I hope you have the chance to attend one of these events; at the very least it will make you think. And after you leave, you feel this tremendous urge to go back, hatch plans, do work, and think some more.


  1. Very interesting piece. I have been witnessing the transformation of the “native” occupants (homeless) of the Plaza area, as they have been incorporated into the Occupy Oakland community. These “derelicts” are now active participants, volunteering for cleaning and cooking duties, attending general assembly meetings. It is amazing what a difference having a place to sleep with privacy, available restrooms, 3 hot meals a day and a little companionship can make!

    I have been feeling as though contemporary architecture, particular environmental architecture and city planning, has taken the “human” out of the design of human spaces. Everyone deserves a home. Yes, in America, this should be a basic human right. And the effects of the current wave of foreclosures on America’s families and children will not be clear for generations. Children need a place to call home, too, and sterile high-rise towers just won’t cut it.

    • For people who do not imiagne that this is much more than a bunch of hippies, bums, communists, and anarchists right here to throw The united states into civil unrest i’d advise shopping up the Occupy Marines site. Just google it for Christ’s sake. These are every day usual citizens and your mockery of what they do only makes them even more frusterated, unstable, and Pissed OFF! You are are supporting them recruit much more folks to this bring about with your annoying and shallow perception of human dignity(and human rights). YOU are helping produce the “fall of the rome” cataclysmic mentality that we face these days. Im not concerned in Occupy oakland or ANY other group, im not a democrat, or liberal, and im defnietly not a communist. Ive lived in the Bay Area my entire daily life, i have seen the nieghborhoods change, the streets repaved, the empty lots filled with empty condos, and our future right here is looking bleak. People today are deperate, on your own, starving and you have the nerve to insult the 1 movement which is taking LITERAL- Physical-ACTION to feed eachother, work, get alongside, and consider and make a social alter. Trigger undoubtedly there expectations to be one particular. The Oakland Police Division has had it is honest share of corruption all the way through the a long time no doubt, and in someways ive looked at the cops attitudes alter around the eyars as nicely. They are bolder,much more equipped, and dedinetly carry the tendency to blow tiny circumstances out of proportion. This is a person of individuals circumstances where by the state of affairs was blown out of proportion! They developed much more of a mess than the occupiers did, i know becuase my brother lives subsequent to lake merrit(just acquired honorably discharged from the UNITED STATES MARIN CORPS!), ive found what these consumers are carrying out firsthand. Just remember we are no unique than any other place! The outcomes will be the similar for police brutality,when you react to peaceful protest with violence, it develops into a violent revolution, and i believe the very last issue the town of Oakland demands is far more violence in any form or type. If you agree with any of this then i inspire you to electronic mail me.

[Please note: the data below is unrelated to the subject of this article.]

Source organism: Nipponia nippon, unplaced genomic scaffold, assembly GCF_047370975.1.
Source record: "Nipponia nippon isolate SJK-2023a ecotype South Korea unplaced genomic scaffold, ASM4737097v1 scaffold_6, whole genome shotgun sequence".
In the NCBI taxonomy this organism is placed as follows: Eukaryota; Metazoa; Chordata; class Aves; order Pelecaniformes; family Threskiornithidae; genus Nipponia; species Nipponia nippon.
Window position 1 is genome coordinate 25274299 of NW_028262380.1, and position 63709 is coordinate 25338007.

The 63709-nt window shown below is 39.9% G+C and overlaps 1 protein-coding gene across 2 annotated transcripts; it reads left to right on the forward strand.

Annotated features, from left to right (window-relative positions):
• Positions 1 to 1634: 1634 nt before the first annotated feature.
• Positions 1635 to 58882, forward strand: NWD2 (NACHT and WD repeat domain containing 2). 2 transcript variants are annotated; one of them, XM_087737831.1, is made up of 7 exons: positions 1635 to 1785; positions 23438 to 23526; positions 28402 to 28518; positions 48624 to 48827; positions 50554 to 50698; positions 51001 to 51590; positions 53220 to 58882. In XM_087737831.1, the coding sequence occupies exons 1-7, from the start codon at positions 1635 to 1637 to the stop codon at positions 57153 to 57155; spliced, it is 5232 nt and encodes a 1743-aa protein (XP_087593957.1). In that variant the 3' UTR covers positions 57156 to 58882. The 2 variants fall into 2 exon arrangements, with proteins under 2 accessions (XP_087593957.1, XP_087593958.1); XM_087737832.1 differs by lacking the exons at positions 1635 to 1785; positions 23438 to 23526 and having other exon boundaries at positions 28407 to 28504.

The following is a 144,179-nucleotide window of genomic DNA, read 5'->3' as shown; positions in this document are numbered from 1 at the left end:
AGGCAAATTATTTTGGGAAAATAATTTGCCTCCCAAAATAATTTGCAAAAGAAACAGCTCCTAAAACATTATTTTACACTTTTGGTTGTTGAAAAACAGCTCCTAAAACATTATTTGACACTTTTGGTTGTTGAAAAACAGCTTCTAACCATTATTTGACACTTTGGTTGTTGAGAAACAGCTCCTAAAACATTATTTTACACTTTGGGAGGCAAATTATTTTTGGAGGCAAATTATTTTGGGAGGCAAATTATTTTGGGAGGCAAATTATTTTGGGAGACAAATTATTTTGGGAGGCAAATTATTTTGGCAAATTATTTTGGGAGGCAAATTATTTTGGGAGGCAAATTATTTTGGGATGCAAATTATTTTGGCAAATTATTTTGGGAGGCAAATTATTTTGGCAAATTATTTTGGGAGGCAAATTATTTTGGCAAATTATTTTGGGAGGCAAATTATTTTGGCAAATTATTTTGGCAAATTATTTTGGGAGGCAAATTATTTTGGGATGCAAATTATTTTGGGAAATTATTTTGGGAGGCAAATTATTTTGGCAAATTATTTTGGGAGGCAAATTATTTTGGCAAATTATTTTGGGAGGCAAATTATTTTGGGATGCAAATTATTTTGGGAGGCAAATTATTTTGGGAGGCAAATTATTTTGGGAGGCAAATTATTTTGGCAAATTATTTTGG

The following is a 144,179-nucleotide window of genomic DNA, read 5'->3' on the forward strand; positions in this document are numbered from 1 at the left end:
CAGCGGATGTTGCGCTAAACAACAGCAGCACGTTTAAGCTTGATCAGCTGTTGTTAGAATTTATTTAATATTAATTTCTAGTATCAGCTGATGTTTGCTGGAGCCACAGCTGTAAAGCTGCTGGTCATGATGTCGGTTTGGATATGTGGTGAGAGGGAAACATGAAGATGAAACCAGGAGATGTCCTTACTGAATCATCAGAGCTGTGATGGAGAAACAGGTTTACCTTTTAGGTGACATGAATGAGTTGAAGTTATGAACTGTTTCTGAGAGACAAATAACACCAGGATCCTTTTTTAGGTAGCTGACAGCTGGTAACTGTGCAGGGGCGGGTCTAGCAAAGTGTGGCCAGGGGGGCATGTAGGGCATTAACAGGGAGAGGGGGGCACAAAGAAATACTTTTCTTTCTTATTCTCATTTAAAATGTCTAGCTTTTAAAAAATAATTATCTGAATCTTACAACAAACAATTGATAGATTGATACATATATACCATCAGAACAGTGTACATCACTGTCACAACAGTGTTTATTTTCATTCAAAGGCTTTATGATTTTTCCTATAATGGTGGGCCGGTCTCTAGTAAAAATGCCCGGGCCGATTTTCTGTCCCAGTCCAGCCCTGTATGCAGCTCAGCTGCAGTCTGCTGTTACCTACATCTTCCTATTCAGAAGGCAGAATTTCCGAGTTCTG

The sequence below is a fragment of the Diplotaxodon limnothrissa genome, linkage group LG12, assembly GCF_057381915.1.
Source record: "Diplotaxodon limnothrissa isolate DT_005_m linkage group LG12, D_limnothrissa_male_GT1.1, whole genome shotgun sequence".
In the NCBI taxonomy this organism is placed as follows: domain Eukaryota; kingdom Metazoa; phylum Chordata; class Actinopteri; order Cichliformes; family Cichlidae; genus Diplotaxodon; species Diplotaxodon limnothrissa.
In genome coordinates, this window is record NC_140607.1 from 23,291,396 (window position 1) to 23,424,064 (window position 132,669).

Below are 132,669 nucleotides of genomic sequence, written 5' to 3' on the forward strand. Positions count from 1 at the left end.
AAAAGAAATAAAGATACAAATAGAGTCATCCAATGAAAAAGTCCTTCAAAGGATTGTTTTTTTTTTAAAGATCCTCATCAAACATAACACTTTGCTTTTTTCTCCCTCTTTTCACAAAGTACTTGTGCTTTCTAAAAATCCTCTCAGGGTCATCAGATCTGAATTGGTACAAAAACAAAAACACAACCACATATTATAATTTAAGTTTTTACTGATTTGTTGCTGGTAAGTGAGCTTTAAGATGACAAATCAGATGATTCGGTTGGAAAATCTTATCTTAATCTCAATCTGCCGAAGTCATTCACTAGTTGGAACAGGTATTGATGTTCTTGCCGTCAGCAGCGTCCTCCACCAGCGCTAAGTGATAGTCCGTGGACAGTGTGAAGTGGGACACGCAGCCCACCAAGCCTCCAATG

2. dlgissen

    Thanks for visiting (and good thing you put some of those words in quotes!).

  1. 1 suburbandonment « eartH0use

    […] David Gissen, an architectural theorist and professor blogged in Oct 2011 about his experience at an Occupy Oakland event that reverberated ‘housing’, “listening to these protests, you quickly realize that everyday life in the US has become an extreme environment.” More recently the Occupy movement has begun a permutation of its own. ‘Occupy Homes’ movements have had a growing presence, this post from twitter: […]